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Revisiting Thermodynamic Efficiency

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Breaking time-reversal symmetry in a thermoelectric device affects its efficiency in unexpected ways.

 A simple three-terminal thermoelectric device that converts heat into electrical current. The circle is a simple conductor in thermal and electrical contact with two temperature and charge reservoirs (the hotter reservoir is in red, the cooler reservoir in blue.) The third terminal is a probe (yellow), which, on average, does not exchange any heat or particles with the conductor. Brandner et al. show that turning on the magnetic field B, can improve the efficiency of the device.

A simple three-terminal thermoelectric device that converts heat into electrical current. The circle is a simple conductor in thermal and electrical contact with two temperature and charge reservoirs (the hotter reservoir is in red, the cooler reservoir in blue.) The third terminal is a probe (yellow), which, on average, does not exchange any heat or particles with the conductor. Brandner et al. show that turning on the magnetic field B, can improve the efficiency of the device.

Thermodynamic engines convert heat into useful work. Testing the optimal efficiency of these machines has been at the forefront of scientific developments ever since 1824, when Sadi Carnot showed that in a simple engine undergoing a reversible thermodynamic cycle, the ratio between used and wasted heat must be less than the ratio of the absolute temperatures of the cold and the hot reservoir. This Carnot limit is simply a statement of the second law of thermodynamics.

On a practical level, knowing the ideal efficiency of engines and other devices helps us compare the advantages of using and developing one technology versus another. This is particularly important today, as the world faces energy challenges that could be mitigated by using available resources more efficiently. At the same time, studying the efficiency of thermodynamic engines helps us understand fundamental ideas, such as the relationship between the work an engine performs and the information gained or lost in the process, or the implications of a system being microscopically versus macroscopically reversible in time.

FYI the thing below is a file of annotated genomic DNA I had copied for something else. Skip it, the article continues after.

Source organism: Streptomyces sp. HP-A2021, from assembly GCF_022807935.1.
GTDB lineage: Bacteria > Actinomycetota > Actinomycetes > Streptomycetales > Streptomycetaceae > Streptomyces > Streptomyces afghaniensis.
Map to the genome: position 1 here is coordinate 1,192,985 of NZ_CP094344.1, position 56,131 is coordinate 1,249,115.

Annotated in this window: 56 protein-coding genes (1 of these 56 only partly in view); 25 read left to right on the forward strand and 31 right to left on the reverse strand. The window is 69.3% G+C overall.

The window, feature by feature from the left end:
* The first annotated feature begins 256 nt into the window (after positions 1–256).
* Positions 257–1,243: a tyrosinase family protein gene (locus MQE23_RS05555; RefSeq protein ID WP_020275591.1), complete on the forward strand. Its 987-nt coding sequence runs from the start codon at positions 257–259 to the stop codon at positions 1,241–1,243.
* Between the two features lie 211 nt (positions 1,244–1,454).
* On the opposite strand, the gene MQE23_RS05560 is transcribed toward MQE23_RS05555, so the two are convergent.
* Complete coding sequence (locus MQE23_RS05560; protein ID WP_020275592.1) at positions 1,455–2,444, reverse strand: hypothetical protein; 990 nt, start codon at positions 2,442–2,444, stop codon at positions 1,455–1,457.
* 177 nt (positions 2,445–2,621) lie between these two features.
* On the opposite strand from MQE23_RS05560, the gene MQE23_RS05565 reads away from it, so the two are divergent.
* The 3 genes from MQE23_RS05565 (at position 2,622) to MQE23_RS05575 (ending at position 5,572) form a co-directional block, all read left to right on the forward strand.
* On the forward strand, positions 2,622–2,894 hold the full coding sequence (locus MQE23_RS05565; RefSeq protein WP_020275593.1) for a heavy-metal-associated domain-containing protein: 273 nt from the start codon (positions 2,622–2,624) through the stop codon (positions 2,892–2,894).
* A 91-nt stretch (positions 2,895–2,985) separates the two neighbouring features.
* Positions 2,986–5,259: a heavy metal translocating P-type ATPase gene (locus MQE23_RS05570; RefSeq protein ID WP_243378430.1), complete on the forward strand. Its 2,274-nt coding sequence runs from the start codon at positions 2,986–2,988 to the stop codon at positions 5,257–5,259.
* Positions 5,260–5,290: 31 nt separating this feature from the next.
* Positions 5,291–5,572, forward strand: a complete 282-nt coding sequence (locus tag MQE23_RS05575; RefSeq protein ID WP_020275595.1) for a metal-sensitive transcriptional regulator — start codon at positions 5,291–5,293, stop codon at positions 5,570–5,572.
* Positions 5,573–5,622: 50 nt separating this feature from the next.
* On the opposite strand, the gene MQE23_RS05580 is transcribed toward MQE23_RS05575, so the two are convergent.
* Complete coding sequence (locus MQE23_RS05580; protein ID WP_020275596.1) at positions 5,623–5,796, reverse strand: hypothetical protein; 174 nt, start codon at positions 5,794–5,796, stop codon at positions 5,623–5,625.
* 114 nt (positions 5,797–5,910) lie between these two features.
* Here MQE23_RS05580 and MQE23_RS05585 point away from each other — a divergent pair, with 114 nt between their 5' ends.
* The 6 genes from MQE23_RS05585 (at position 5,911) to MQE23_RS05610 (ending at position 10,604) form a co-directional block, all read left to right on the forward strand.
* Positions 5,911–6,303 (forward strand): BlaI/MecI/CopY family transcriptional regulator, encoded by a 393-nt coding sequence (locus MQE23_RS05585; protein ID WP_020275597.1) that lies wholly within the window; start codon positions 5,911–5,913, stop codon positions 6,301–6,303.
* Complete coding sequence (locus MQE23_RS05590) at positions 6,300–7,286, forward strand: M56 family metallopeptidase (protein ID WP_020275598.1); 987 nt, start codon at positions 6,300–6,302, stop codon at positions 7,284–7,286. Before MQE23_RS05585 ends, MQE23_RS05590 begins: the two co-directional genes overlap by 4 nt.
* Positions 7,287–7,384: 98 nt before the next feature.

In this spirit, Kay Brandner at the University of Stuttgart, Germany, and colleagues report in Physical Review Letters their calculated efficiency of a simple thermoelectric device that converts heat to electrical current (Fig). They show that when the device operates in an external magnetic field—a condition that breaks time-reversal symmetry for the motion of electrons—the efficiency is significantly lower than previous studies predicted. The lower bound on efficiency occurs, they argue, because in addition to the requirement that entropy be greater than or equal to zero, charge must be conserved—a point that was missed in earlier work. Their findings improve our understanding of thermoelectric efficiency and may one day influence the design of thermoelectric devices for real-world applications….

Read more: http://physics.aps.org/articles/v6/16

Written by physicsgg

February 11, 2013 at 5:17 pm

Posted in Thermodynamics

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